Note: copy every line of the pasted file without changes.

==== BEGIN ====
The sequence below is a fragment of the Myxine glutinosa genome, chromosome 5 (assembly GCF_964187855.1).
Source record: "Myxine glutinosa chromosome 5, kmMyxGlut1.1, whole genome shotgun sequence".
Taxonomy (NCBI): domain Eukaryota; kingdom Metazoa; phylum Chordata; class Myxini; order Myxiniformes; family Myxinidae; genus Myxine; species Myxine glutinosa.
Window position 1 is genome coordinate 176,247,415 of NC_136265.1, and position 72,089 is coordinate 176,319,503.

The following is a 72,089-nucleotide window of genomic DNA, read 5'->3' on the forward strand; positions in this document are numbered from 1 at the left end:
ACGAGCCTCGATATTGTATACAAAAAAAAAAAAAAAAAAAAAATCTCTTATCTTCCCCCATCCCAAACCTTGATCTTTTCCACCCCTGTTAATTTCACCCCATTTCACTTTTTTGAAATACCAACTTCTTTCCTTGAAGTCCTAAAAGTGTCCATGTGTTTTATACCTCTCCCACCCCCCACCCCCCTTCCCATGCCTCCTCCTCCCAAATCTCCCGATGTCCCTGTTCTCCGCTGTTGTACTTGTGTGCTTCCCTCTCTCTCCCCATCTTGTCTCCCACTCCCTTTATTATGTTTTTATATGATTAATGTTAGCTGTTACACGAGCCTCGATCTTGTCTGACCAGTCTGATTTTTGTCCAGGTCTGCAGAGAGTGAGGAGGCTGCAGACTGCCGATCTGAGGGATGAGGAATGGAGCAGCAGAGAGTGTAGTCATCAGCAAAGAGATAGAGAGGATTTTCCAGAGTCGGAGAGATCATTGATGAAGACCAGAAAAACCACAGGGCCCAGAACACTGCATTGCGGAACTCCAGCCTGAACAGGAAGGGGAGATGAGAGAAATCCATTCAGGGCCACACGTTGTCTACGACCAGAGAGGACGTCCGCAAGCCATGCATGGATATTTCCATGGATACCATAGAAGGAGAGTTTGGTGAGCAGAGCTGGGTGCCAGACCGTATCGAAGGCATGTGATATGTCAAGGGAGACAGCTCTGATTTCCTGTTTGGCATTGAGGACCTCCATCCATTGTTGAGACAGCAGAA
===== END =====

The sequence below is a fragment of the Myxine glutinosa genome, chromosome 5 (assembly GCF_964187855.1).
Source record: "Myxine glutinosa chromosome 5, kmMyxGlut1.1, whole genome shotgun sequence".
Taxonomy (NCBI): domain Eukaryota; kingdom Metazoa; phylum Chordata; class Myxini; order Myxiniformes; family Myxinidae; genus Myxine; species Myxine glutinosa.
Window position 1 is genome coordinate 176,247,415 of NC_136265.1, and position 72,089 is coordinate 176,319,503.

The following is a 72,089-nucleotide window of genomic DNA, read 5'->3' on the forward strand; positions in this document are numbered from 1 at the left end:
ACGAGCCTCGATATTGTATACAAAAAAAAAAAAAAAAAAAAAATCTCTTATCTTCCCCCATCCCAAACCTTGATCTTTTCCACCCCTGTTAATTTCACCCCATTTCACTTTTTTGAAATACCAACTTCTTTCCTTGAAGTCCTAAAAGTGTCCATGTGTTTTATACCTCTCCCACCCCCCACCCCCCTTCCCATGCCTCCTCCTCCCAAATCTCCCGATGTCCCTGTTCTCCGCTGTTGTACTTGTGTGCTTCCCTCTCTCTCCCCATCTTGTCTCCCACTCCCTTTATTATGTTTTTATATGATTAATGTTAGCTGTTACACGAGCCTCGATCTTGTCTGACCAGTCTGATTTTTGTCCAGGTCTGCAGAGAGTGAGGAGGCTGCAGACTGCCGATCTGAGGGATGAGGAATGGAGCAGCAGAGAGTGTAGTCATCAGCAAAGAGATAGAGAGGATTTTCCAGAGTCGGAGAGATCATTGATGAAGACCAGAAAAACCACAGGGCCCAGAACACTGCATTGCGGAACTCCAGCCTGAACAGGAAGGGGAGATGAGAGAAATCCATTCAGGGCCACACGTTGTCTACGACCAGAGAGGACGTCCGCAAGCCATGCATGGATATTTCCATGGATACCATAGAAGGAGAGTTTGGTGAGCAGAGCTGGGTGCCAGACCGTATCGAAGGCATGTGATATGTCAAGGGAGACAGCTCTGATTTCCTGTTTGGCATTGAGGACCTCCATCCATTGTTGAGACAGCAGAA